### Beta Distribution to Model Methylation Probabilities

The Beta probability distribution (over ) with parameters is defined bywhere is the Beta function

appears very naturally in many studies of genomic data: typically such analyses also entail the comparison between different samples, which in turn means that different Betas have to be combined. Here for concreteness we are describing the case of measuring DNA methylation differences across samples via whole genome bisulfite sequencing but the same concepts apply with almost no change to genotyping.

To appreciate how this variability can be quantified, consider a set of reads out of a WGBS experiment covering a certain genomic coordinate with read depth . Since not all the strands in the sample being sequenced will, in general, have the same bases methylated at the same time, this will be a collection of heterogeneous reads : some will indicate methylation at position (these are the so called *non converted* reads), others (the *converted* reads) will correspond to molecules that are not methylated. Now, if were known a priori, the probability of obtaining non converted reads would be given by a binomial distribution (which is closely related to ):

If one assumes a uniform prior on , () the expression for is very similar (The factor cancels out when applying Bayes' theorem)

Therefore, to assess whether a position is differentially methylated across two samples with non converted reads respectively and read depths one has to computewhere

(1)The purpose of the software we will discuss in this note is to estimate given the result of a WGBS experiment.

### Exact Computation of Beta Differences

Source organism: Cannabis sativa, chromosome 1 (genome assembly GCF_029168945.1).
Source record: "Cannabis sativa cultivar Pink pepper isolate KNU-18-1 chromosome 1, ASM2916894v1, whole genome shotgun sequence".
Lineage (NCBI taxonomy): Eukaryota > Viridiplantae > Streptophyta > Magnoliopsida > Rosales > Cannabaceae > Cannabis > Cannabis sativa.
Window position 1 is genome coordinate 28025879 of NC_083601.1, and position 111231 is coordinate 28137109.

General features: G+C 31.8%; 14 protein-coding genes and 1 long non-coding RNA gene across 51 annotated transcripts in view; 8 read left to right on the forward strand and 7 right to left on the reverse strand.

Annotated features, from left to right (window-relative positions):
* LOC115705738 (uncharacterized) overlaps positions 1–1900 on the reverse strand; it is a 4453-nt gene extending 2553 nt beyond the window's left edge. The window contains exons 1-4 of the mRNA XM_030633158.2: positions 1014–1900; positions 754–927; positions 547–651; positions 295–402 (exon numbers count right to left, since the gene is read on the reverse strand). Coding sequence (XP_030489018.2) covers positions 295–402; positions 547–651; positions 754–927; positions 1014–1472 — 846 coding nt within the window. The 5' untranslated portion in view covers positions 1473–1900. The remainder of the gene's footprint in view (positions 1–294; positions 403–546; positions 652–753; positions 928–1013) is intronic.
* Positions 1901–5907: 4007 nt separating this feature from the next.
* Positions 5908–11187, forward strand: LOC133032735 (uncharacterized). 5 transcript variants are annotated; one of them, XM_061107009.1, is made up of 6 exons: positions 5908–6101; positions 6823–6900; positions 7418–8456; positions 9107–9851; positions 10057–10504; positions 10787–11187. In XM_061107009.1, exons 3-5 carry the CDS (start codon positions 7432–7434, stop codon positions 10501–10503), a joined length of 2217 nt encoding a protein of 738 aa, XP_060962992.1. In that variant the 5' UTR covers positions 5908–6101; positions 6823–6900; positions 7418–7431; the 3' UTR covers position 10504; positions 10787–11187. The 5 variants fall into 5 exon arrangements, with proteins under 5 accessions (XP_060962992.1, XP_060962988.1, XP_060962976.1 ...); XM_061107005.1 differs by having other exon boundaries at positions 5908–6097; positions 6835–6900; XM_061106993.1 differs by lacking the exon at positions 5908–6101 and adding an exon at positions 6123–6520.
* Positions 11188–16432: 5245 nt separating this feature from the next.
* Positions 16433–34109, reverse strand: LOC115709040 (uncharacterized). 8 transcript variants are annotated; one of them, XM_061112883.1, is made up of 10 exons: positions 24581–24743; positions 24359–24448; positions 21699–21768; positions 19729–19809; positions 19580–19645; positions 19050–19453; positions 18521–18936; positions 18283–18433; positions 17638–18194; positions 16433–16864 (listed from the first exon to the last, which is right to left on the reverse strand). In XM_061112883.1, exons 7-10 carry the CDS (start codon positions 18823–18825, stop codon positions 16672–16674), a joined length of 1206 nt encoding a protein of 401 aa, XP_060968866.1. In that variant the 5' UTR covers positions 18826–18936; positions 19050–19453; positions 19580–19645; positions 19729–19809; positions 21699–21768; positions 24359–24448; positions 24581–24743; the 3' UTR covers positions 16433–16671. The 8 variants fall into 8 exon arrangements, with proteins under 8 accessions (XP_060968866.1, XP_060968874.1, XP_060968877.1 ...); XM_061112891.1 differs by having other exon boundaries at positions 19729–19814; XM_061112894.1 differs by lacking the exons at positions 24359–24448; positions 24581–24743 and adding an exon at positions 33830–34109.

A method for computingwhich turns out to be efficient enough for our purposes is presented in full detail in [6], [7]. We will summarize its derivation here for the sake of completeness, and advise interested readers to study those papers for a more detailed discussion. We start with some preliminary definitions: let where and are distributed respectively as and . Besides, we will use the notation for the cumulative distribution function of the Beta distribution (also known as the incomplete Beta distribution).

But then, using the identity ([8])one finds that(2)where

Furthermore, one can prove that possesses a number of symmetries. An obvious one is . Also true are(3)

Using (2) and (3) one can design a nice recursive schemewhere the base case is provided by (this because if and have exactly the same distribution, ).

### Approximate Computation

Even if methylation data are well modelled by a , the comparison presented above is never (to our knowledge) used in the literature. As (hopefully fair) representatives of the methods which we have found are used instead, we will analyze the performances of the Fisher's test and that of a test based on a Gaussian approximation.